Until... The proprietary nvidia driver decided its automatic screen mode (res and refresh rate) was best, and ignored any attempt to add a modeline to xorg.conf. I had to (gasp) look at the back of my monitor and add the v and h frequencies myself. Sadly the nvidia driver simply ignores my monitors EDID.

    I've been a long long proponent of "if it works" proprietary drivers in the kernel, such as nvidia's, providing they are robust and either equally or a more significantly more beneficial component to the system than others more important. But that was back when I accepted the fact there was an amount of tinkering to be done, or there was an amount of work to be done to glue things together. As the linux "system" becomes better at handling things automatically, the flaws in proprietary drivers are becoming less forgiveable because they are a bottleneck. When proprietary pieces of technology can't be glued together because they're at fault, I begin see the issues. In my case the nvidia driver finally became a more significant hindrance to my system, than a graphically accelerated benefit when correctly configured.

    It's finally the time to say the bottleneck in Linux on the desktop is edging towards drivers, so very slowly.

    • What version of X are you using? Why on earth are you adding modeline(s) to xorg.conf? I don't think your problem relates to the nvidia driver... but to X itself or misinformation.
    • In my case the nvidia driver finally became a more significant hindrance to my system, than a graphically accelerated benefit when correctly configured.

      In my case, the issue is with the screensaver, either gnome-screensaver or xscreensaver. When I try to come back from it, either the computer hangs with the disk light flashing, or I get a mouse cursor over the (stopped) screensaver. Sometimes I can get to an alternate TTY to kill either Xorg or compiz, and log in again, but sometimes I have to reboot.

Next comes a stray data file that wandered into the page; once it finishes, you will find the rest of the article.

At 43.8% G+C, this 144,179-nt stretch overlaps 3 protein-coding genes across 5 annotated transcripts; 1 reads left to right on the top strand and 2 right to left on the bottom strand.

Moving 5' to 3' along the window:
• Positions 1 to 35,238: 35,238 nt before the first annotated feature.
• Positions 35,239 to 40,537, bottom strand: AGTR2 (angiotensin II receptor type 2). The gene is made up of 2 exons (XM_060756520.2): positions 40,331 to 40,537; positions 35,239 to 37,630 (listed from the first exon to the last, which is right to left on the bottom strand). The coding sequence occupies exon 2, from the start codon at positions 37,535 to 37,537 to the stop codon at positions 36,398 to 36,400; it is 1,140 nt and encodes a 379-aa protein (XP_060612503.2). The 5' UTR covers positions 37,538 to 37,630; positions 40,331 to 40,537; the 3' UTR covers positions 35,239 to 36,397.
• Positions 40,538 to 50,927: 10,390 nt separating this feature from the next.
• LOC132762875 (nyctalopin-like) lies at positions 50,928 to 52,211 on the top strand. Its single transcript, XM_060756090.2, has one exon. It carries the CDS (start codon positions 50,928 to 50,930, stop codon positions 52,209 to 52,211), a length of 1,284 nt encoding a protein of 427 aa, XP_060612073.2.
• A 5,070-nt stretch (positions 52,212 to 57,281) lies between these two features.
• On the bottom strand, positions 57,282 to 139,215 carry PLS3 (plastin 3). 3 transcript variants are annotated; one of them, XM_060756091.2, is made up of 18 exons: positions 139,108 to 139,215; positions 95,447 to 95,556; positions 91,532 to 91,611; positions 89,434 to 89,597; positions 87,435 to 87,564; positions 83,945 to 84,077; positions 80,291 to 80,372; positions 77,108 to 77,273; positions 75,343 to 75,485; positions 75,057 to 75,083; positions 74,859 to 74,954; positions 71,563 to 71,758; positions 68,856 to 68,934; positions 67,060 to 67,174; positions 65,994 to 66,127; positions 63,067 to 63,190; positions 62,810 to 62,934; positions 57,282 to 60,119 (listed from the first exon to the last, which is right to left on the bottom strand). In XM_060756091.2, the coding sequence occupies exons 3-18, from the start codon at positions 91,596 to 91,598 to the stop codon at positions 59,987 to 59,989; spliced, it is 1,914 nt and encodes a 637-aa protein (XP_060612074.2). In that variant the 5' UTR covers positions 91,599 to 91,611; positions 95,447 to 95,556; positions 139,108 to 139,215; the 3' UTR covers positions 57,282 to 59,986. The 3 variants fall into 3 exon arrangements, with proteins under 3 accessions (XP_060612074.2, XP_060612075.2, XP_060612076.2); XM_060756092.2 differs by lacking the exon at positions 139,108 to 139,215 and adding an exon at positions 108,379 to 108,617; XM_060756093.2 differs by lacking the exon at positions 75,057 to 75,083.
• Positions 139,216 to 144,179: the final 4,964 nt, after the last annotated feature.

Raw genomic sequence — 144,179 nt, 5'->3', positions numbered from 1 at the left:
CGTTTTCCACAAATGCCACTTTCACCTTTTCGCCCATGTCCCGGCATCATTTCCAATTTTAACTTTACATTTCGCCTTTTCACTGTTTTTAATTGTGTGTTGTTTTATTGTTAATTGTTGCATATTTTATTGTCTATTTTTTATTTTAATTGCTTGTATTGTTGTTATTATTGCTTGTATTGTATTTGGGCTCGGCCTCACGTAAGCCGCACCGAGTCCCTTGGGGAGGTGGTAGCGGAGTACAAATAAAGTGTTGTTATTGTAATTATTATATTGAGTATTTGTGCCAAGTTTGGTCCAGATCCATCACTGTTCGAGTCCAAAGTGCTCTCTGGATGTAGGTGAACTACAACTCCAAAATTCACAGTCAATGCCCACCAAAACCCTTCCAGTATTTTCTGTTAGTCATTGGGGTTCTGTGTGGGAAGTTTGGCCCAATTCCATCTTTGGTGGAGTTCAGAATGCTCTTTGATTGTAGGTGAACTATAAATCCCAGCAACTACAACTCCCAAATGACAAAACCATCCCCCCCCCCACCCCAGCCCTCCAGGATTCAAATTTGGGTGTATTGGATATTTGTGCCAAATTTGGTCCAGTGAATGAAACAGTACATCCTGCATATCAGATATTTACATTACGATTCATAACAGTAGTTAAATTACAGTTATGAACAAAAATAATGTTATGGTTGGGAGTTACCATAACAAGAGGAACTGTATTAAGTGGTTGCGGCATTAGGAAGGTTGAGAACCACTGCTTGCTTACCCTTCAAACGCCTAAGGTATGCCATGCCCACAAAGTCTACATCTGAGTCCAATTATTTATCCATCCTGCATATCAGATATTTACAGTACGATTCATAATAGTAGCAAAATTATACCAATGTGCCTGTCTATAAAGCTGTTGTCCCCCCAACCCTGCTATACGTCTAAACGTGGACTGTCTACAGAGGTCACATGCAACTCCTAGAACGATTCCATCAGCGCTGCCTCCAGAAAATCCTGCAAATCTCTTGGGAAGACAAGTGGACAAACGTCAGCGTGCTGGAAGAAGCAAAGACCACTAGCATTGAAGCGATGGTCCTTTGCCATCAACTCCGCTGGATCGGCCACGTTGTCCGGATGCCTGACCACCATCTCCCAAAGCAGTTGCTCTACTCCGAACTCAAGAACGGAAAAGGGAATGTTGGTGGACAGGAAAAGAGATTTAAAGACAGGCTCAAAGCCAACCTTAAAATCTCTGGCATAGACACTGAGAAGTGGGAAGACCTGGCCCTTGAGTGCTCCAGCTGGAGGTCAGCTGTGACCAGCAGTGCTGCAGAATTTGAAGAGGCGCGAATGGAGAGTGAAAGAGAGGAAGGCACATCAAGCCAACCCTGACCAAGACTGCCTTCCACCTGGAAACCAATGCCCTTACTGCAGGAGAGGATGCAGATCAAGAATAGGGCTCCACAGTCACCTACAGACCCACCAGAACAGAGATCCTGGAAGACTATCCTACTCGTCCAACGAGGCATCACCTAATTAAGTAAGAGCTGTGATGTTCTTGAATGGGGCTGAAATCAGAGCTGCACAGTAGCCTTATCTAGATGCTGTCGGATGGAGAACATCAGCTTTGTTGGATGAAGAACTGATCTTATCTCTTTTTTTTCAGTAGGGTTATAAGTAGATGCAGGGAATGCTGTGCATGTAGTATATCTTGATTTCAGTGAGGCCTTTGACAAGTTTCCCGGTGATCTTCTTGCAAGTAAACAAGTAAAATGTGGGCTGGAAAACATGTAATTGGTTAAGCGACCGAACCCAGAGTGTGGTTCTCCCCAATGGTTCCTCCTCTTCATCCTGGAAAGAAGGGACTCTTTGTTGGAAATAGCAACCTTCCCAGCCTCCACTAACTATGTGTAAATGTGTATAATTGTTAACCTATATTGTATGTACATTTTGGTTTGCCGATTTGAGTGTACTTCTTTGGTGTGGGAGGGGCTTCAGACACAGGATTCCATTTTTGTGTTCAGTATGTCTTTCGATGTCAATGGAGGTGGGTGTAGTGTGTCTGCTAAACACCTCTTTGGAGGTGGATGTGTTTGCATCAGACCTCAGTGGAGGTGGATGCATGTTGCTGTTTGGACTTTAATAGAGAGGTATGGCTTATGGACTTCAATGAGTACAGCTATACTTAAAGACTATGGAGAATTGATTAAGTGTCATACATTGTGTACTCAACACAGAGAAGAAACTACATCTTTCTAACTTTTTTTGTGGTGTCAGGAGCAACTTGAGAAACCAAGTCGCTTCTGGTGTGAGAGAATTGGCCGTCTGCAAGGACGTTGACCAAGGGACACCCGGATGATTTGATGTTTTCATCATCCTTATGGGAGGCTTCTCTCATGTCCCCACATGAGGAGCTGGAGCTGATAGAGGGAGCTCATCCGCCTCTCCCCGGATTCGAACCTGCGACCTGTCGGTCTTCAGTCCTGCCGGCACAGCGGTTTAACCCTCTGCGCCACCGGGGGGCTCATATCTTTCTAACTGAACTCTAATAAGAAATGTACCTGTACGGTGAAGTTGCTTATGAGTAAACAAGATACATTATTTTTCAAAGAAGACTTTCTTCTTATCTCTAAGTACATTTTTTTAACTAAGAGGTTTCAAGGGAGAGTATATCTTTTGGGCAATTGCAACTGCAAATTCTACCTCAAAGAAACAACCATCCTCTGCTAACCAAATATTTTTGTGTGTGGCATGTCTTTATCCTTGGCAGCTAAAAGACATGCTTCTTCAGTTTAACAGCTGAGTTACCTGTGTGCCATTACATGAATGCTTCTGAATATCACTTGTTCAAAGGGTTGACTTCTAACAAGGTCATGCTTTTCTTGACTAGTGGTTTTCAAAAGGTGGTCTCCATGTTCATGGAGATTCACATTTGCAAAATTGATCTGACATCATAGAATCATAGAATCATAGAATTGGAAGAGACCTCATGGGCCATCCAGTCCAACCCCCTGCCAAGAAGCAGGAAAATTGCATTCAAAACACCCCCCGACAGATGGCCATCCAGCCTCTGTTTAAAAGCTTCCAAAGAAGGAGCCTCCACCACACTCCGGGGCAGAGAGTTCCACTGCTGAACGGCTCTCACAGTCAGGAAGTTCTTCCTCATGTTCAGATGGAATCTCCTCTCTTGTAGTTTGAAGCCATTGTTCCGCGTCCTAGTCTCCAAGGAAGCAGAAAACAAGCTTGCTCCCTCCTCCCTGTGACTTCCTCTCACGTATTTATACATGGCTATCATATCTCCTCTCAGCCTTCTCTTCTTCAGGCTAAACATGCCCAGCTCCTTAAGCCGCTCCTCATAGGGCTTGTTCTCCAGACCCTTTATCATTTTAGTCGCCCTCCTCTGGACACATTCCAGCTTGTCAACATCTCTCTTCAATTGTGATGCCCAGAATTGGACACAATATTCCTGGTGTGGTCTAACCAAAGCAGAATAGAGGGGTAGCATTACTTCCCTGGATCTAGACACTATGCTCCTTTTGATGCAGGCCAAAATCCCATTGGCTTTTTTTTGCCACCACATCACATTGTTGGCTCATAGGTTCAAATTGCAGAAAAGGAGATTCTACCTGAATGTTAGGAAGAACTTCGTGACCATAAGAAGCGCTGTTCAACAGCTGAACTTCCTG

• Re: (Score:3, Insightful)

      by Shatrat ( 855151 )

      It's finally the time to say the bottleneck in Linux on the desktop is edging towards drivers, so very slowly.

      I've been using Linux since 2000 and for me it's ALWAYS been drivers.
      Modem drivers when I was dual booting mandrake and win 98.
      ATI drivers when I was dual booting SuSE and Win XP.
      A combination of WiFi drivers and some lingering video driver problems now that I'm triple booting Ubuntu, XP, and Vista.

      Virtualization, Wine, and the fact that a lot of great software has been developed on and ported to Linux has eliminated most of the other small problems.

  • finally (Score:4, Interesting)

    by smadasam ( 831582 ) on Thursday June 19, 2008 @07:04PM (#23866403) Homepage
    This sounds like a complete about face from a few years ago. I stopped completely using ATI products a few years ago when the fire drivers did funny things with the frame buffer object, and the official line was that there was no plan to have it ever fixed in the Linux drivers. I will have to reconsider my position now.
  • by twljagflba ( 1110935 ) on Thursday June 19, 2008 @07:09PM (#23866469)
    Phoronix already got the Radeon HD 4850 working with the open-source "Radeon" driver too: []
  • H.264 decoding? (Score:4, Interesting)

    by chx1975 ( 625070 ) on Thursday June 19, 2008 @07:14PM (#23866555)
    It's time finally there is some HW accelerated H.264 on Linux. Intel is def. on it, I read something on FFmpeg mailing list maybe this or around [] post.
  • I can't really say much more than that.

    This is good news for the Linux crowd.
  • by bogaboga ( 793279 ) on Thursday June 19, 2008 @07:21PM (#23866631)
    While I applaud AMD with this development, I am still waiting for a [fully] supported TV card on the Linux platform. That is 100% supported.

    Hauppauge cards are supported to some extent but getting their remote controls to work is a pain in the butt, even on MythTV based distros!

    In fact, getting the remote control to work is more of an exercise in frustration than anything else.